MJ: Yeah, I think a lot of that, like I said, is obviously the coach's job. Every team is evaluating, whether that's defense, special teams or offense. As a player, it's what can I do better to help the team? Obviously, like you said, the communication is great. I think we got some time just to look at some of our base stuff and say, 'hey, this is how I see it and let's try it like this today at practice,' and we did some good stuff at practice, just to see how it looks. Obviously, that's the whole point of the bye week, right? To get your practice in and then kind of get away from the game and get ready for a really good team next week.
Q: Do you still see this offense as a work in progress or have you guys found an identity offensively?
MJ: Yeah, I think every offense and every team is still going to be a work in progress. At any level you're constantly trying to get better, right? Unless you're winning the championship, you're not satisfied, right? So, everybody's working. We're all trying to just focus on today and get better, get better as a team. Obviously as an offense, we want to score more points, no more turnovers and all that. We can control those things and if we can control it, then we need to take control of it. That's one of the big things. There's things that are out of your control and there's things that you're in control of. So just trying to focus on those things.
Q: You talked about false reads, and I think Bill said this week, on one of his radio interviews that he thinks one of your strengths is how you see the field. When you compare what you're looking at on the tablet in a game and when you go back and watch the film, how do you feel you're seeing the field?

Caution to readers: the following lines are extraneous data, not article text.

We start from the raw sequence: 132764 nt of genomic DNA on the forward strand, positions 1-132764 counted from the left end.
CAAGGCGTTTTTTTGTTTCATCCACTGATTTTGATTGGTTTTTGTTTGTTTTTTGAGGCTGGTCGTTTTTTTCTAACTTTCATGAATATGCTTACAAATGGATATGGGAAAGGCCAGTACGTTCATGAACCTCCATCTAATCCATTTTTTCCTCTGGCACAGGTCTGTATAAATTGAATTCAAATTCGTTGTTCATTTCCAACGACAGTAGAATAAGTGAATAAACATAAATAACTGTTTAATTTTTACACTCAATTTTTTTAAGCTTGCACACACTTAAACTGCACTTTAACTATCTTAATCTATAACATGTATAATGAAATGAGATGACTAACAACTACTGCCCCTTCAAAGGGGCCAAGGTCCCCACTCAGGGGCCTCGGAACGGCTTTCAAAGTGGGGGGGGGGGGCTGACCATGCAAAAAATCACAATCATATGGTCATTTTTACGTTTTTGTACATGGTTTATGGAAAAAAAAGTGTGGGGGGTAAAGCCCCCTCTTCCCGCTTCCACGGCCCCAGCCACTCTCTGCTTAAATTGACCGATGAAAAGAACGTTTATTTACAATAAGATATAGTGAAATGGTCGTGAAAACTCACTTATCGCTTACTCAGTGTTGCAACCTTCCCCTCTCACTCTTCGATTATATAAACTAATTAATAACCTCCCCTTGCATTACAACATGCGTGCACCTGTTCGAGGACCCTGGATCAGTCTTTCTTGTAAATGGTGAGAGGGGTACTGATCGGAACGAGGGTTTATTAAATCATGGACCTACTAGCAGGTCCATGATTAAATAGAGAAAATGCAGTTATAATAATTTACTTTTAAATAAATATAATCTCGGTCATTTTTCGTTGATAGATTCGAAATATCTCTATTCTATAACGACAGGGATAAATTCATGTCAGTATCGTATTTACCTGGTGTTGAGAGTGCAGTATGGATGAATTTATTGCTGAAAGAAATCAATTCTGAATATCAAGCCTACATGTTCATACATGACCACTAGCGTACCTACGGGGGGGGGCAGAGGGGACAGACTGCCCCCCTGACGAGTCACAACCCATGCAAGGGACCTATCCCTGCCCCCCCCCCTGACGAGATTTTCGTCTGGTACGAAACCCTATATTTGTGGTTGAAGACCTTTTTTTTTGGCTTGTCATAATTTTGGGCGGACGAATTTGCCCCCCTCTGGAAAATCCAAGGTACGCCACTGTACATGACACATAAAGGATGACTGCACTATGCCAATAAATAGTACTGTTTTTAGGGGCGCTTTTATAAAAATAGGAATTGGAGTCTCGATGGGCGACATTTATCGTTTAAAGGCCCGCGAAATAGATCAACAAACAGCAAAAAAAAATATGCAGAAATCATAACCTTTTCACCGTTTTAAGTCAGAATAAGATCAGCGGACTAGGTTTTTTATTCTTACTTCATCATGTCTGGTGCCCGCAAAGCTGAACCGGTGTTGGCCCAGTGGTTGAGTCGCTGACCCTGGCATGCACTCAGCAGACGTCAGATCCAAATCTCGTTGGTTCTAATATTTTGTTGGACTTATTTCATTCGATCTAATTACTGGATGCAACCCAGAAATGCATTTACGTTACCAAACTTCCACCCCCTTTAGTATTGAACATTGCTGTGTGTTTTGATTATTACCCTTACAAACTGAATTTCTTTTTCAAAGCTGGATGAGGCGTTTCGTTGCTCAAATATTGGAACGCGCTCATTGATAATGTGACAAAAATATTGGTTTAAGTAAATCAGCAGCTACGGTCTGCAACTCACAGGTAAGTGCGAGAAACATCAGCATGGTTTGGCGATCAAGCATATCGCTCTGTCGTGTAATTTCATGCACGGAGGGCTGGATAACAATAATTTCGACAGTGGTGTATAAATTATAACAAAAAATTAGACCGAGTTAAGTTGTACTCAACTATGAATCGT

MJ: Good. I try to grade myself as an individual, that's coaches too. But I always go through and see, 'alright, what happened on this play? Where are my feet? Where are my eyes?' As a quarterback, everything has to tie up. If it doesn't tie up, you'll never see everything. You don't have enough time in the National Football League. We have a great offensive line. We're working on the spacing and all those things, and that's something that we need to improve on. Me finding the open guy and start with my read, but also move through quicker and all of that stuff too. It's a bunch of different things, but you can't see everybody on every play. That's every level of football. You got to kind of start somewhere and trust what other teams do. You can always go back and look at other teams and other offenses throughout the years of how they read certain plays. That's kind of how it works, whether that was at Alabama or last year here. Now obviously doing those things, it's 'how can I put my eyes in the right spot to get the people the ball?'
Q: If you start over here, how often are you ever going to be able to get over here? [motioned with hands from one side to the other]